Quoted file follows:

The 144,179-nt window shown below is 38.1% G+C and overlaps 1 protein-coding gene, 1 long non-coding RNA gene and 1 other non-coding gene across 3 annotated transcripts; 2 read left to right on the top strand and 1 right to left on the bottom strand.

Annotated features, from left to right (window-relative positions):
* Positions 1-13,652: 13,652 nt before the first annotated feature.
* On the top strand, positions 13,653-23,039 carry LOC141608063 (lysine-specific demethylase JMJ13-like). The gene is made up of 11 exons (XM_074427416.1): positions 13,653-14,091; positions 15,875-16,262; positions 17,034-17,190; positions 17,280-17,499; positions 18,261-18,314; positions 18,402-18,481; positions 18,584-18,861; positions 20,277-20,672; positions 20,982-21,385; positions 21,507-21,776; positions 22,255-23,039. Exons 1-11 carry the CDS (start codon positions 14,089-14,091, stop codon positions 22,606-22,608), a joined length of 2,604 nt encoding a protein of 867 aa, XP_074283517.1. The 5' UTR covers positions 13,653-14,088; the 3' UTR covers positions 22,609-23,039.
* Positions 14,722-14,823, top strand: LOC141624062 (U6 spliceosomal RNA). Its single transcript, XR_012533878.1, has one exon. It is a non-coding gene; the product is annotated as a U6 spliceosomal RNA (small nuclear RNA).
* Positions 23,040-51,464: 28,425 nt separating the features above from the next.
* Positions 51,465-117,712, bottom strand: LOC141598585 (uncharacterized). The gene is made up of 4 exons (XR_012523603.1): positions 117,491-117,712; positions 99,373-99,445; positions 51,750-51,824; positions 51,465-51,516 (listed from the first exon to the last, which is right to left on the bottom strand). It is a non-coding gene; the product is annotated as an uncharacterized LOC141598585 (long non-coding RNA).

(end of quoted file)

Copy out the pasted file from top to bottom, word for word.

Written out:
The 144,179-nt window shown below is 38.1% G+C and overlaps 1 protein-coding gene, 1 long non-coding RNA gene and 1 other non-coding gene across 3 annotated transcripts; 2 read left to right on the top strand and 1 right to left on the bottom strand.

Annotated features, from left to right (window-relative positions):
* Positions 1-13,652: 13,652 nt before the first annotated feature.
* On the top strand, positions 13,653-23,039 carry LOC141608063 (lysine-specific demethylase JMJ13-like). The gene is made up of 11 exons (XM_074427416.1): positions 13,653-14,091; positions 15,875-16,262; positions 17,034-17,190; positions 17,280-17,499; positions 18,261-18,314; positions 18,402-18,481; positions 18,584-18,861; positions 20,277-20,672; positions 20,982-21,385; positions 21,507-21,776; positions 22,255-23,039. Exons 1-11 carry the CDS (start codon positions 14,089-14,091, stop codon positions 22,606-22,608), a joined length of 2,604 nt encoding a protein of 867 aa, XP_074283517.1. The 5' UTR covers positions 13,653-14,088; the 3' UTR covers positions 22,609-23,039.
* Positions 14,722-14,823, top strand: LOC141624062 (U6 spliceosomal RNA). Its single transcript, XR_012533878.1, has one exon. It is a non-coding gene; the product is annotated as a U6 spliceosomal RNA (small nuclear RNA).
* Positions 23,040-51,464: 28,425 nt separating the features above from the next.
* Positions 51,465-117,712, bottom strand: LOC141598585 (uncharacterized). The gene is made up of 4 exons (XR_012523603.1): positions 117,491-117,712; positions 99,373-99,445; positions 51,750-51,824; positions 51,465-51,516 (listed from the first exon to the last, which is right to left on the bottom strand). It is a non-coding gene; the product is annotated as an uncharacterized LOC141598585 (long non-coding RNA).